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The book that chronicled the bloody revenge of Charles II

a tatty frontispiece from a book

This book dates to 1660 and details the fate of 29 regicides held to account for the murder of Charles I. © National Civil War Centre

The book that celebrated the grisly demise of the regicides of Charles I

This grisly book was published in 1660 and details the fate of 29 regicides who signed King Charles I death warrant.

After his capture following the Royalist defeat in the Civil War in 1645, the trial of Charles I eventually began in Westminster Hall on January 20 1649, before a High Court of Justice established by the House of Commons.

He was charged with having governed outside of the law and waging war on Parliament, but refused to plead and even questioned the authority of the court. The trial went ahead and the King was found guilty of High Treason, with a sentence of death by beheading pronounced on January 27.

While some previous monarchs had met with premature and bloody deaths, none had been tried by a court set up by Parliament.

A total of 59 commissioners (judges) signed the king’s death warrant with the sentence being carried out on January 30 1649, outside the Banqueting House in Whitehall.

It was Colonel Francis Hacker who led the king to the scaffold and oversaw the king’s beheading. It is said that Hacker held the Death Warrant until the House of Lords ordered him to surrender it in 1660.

a photo of a document with signatures and seals all over it

The Death Warrant of Charles I. Parliamentary Archives. CC by SA

When King Charles II was invited to resume the monarchy in 1660 after the collapse of the Commonwealth, one of the conditions specified was that he signed an act of indemnity to pardon those who had supported parliament and the republic. In 1660 Parliament passed the Indemnity and Oblivion Act, which granted amnesty to many Parliamentarians of the Civil War and the Interregnum,

However 104 people were excluded from the indemnity – of these 49 individuals and the two executioners faced the capital charge.

Historians disagree on the extent to which the new king was bent on revenge for those who had directly colluded to execute his father in 1649, but Parliament pursued the matter with tenacity and a special court was set up in October 1660 to try those regicides and their close associates who had not escaped abroad or died.

The book published the same year reports on the “justice” meted out to 29 fearful captives over a two week period for the reader’s “satisfaction, information and posterity.”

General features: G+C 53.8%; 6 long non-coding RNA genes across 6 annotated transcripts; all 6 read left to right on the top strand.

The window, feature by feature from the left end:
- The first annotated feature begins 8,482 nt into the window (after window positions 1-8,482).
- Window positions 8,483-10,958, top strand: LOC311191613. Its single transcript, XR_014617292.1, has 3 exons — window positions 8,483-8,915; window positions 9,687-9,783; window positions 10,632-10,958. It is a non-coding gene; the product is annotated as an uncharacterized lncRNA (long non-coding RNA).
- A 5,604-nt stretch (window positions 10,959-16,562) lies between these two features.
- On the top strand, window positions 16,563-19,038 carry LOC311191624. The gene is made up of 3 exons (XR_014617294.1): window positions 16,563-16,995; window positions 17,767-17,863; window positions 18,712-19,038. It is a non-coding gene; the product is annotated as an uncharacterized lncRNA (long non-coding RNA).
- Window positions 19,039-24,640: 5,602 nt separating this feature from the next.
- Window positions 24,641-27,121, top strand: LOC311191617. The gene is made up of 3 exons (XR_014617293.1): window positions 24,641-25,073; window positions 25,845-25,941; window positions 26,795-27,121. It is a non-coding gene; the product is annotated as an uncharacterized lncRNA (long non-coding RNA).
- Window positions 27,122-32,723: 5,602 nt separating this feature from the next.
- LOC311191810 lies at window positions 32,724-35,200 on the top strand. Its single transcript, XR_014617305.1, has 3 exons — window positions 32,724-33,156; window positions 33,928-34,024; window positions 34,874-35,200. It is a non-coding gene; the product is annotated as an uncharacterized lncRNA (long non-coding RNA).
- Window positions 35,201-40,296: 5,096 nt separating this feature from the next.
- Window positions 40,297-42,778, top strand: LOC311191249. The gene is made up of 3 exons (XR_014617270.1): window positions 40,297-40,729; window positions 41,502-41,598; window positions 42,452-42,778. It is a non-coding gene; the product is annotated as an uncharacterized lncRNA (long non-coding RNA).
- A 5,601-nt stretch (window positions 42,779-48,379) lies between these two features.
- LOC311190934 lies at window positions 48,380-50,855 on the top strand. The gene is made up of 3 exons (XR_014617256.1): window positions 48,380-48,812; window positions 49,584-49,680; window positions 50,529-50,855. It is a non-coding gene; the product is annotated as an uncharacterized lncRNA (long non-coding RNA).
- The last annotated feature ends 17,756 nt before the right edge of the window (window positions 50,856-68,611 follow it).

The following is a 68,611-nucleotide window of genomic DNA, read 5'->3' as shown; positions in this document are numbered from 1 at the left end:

The trial of Colonel Francis Hacker, whose buff coat is displayed at the National Civil War Centre, was held on October 15 1660.

Hacker was a Parliamentarian Commander who as well as being present on the scaffold and supervising the execution, signed the order to the executioner. At his trial he offered little defence, except to say he “was a soldier, and under command.”

He was condemned to hang even though his role was effectively limited to guarding Charles I and accompanying him to the scaffold.

a photo of a long sleeved collarless tan leather coat with string fastening to the front

Colonel Hacker’s buff coat. © National Civil War Centre

a page of text written in ye olde English

The section detailing the bloody demise of Major General Harrison. © National Civil War Centre

But Hacker got off lightly; his fellow commonwealth military figure, Thomas Harrison, who was a signatory to the Death Warrant, was one of several who died a more gruesome death, which the book describes with grim relish:

“Being half dead, he was cut down by the common executioner, his privy members cut off before his eyes, his Bowels burned, his Head severed from his body, and his Body divided into Quarters.”

Harrison’s head was then set on a pole at Westminster Hall and his body parts hung on the City Gates.

A total of 11 men were executed in the same manner, with a further four being either hanged or beheaded. Others escaped with life imprisonment, fines and the seizure of their properties and titles whilst a few more died while awaiting execution. Others were pardoned whilst a lucky few escaped abroad, where they were pursued by agents of the king.

There were even a series of posthumous executions; Oliver Cromwell, John Bradshaw, (the judge who was presided over the trial of Charles I), and Henry Ireton (Cromwell’s son-in-law and Parliamentarian general) were all exhumed and their bodies hanged and beheaded.

The trio of rotting heads were also placed on spikes outside Westminster Hall, where the trial of Charles I had taken place.

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